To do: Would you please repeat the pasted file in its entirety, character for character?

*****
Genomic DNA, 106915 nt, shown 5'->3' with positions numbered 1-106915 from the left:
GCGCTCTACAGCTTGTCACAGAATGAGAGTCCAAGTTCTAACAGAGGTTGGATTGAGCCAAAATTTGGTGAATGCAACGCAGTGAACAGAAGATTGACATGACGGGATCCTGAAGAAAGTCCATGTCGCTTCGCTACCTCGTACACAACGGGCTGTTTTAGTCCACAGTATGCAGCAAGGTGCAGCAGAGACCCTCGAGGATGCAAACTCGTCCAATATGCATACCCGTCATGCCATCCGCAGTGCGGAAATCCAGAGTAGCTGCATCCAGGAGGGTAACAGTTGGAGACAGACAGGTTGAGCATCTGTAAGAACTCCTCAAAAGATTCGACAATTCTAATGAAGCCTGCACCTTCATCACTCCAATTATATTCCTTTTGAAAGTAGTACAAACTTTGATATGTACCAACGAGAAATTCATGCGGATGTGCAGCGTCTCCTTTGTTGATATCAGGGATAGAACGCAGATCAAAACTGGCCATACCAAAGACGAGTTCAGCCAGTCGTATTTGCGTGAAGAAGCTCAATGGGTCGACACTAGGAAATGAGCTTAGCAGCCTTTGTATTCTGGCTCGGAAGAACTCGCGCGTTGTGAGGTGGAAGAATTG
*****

Genomic DNA, 106915 nt, shown 5'->3' with positions numbered 1-106915 from the left:
GCGCTCTACAGCTTGTCACAGAATGAGAGTCCAAGTTCTAACAGAGGTTGGATTGAGCCAAAATTTGGTGAATGCAACGCAGTGAACAGAAGATTGACATGACGGGATCCTGAAGAAAGTCCATGTCGCTTCGCTACCTCGTACACAACGGGCTGTTTTAGTCCACAGTATGCAGCAAGGTGCAGCAGAGACCCTCGAGGATGCAAACTCGTCCAATATGCATACCCGTCATGCCATCCGCAGTGCGGAAATCCAGAGTAGCTGCATCCAGGAGGGTAACAGTTGGAGACAGACAGGTTGAGCATCTGTAAGAACTCCTCAAAAGATTCGACAATTCTAATGAAGCCTGCACCTTCATCACTCCAATTATATTCCTTTTGAAAGTAGTACAAACTTTGATATGTACCAACGAGAAATTCATGCGGATGTGCAGCGTCTCCTTTGTTGATATCAGGGATAGAACGCAGATCAAAACTGGCCATACCAAAGACGAGTTCAGCCAGTCGTATTTGCGTGAAGAAGCTCAATGGGTCGACACTAGGAAATGAGCTTAGCAGCCTTTGTATTCTGGCTCGGAAGAACTCGCGCGTTGTGAGGTGGAAGAATTG